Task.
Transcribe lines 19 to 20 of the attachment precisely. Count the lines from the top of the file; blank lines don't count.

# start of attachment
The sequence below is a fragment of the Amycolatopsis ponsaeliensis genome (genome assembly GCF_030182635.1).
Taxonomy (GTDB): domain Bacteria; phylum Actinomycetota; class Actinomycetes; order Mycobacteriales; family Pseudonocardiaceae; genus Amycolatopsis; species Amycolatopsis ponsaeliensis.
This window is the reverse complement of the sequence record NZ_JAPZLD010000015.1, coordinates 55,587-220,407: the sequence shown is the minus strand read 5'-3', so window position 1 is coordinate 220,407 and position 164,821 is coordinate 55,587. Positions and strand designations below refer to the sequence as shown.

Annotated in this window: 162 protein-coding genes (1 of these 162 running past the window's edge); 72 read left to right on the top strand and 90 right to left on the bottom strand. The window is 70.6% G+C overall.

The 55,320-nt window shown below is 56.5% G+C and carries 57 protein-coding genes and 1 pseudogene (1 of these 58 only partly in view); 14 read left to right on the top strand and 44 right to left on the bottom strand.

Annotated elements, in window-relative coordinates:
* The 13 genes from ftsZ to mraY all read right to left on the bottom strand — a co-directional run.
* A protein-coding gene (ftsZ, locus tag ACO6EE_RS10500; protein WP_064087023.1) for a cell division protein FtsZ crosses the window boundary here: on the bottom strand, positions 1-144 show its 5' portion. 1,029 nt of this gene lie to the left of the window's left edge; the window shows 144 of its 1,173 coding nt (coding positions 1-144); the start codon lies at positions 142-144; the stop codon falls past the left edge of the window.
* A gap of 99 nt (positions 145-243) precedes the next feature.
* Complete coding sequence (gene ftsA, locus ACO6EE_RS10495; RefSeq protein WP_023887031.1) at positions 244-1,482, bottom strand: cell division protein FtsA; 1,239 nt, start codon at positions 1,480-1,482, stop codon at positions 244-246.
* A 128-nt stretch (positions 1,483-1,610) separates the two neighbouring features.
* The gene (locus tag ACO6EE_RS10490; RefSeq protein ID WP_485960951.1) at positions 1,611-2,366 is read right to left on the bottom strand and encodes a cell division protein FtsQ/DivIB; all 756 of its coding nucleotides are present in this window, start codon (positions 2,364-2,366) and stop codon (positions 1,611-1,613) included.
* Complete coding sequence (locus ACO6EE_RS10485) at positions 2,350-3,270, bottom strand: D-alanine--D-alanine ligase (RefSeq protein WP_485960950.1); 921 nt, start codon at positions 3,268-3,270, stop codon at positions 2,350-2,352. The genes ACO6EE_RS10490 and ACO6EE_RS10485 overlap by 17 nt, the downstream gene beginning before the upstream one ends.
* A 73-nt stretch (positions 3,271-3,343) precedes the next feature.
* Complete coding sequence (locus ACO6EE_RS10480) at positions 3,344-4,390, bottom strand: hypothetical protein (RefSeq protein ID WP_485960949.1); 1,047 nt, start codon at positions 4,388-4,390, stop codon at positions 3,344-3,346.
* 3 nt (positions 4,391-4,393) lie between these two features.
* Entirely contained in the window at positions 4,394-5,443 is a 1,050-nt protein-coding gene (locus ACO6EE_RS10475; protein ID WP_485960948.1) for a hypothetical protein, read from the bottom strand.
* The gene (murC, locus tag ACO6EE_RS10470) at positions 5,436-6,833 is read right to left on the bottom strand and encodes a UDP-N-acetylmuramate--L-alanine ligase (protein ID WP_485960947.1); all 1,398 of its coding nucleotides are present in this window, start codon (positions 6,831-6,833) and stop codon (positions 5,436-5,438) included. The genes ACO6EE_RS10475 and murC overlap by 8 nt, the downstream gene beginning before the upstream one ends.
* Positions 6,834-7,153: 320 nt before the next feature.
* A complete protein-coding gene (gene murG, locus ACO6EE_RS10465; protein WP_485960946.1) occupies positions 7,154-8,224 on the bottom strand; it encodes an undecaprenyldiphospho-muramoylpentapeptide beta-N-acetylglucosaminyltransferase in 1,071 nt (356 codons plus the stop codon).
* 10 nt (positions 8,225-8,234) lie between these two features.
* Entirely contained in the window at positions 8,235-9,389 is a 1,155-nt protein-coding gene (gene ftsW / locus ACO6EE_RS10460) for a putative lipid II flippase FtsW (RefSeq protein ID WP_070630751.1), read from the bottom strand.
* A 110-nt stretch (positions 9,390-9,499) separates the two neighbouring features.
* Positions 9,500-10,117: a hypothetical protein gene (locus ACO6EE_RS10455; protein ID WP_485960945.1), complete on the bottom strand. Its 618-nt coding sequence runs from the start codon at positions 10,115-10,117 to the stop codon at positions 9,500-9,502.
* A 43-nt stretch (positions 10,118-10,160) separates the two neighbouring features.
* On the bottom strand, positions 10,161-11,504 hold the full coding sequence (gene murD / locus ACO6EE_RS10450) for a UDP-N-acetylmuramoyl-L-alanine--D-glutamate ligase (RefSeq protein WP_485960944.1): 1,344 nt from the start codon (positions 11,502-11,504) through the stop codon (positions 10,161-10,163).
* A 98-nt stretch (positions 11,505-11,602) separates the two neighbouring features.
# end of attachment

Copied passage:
* Positions 6,834-7,153: 320 nt before the next feature.
* A complete protein-coding gene (gene murG, locus ACO6EE_RS10465; protein WP_485960946.1) occupies positions 7,154-8,224 on the bottom strand; it encodes an undecaprenyldiphospho-muramoylpentapeptide beta-N-acetylglucosaminyltransferase in 1,071 nt (356 codons plus the stop codon).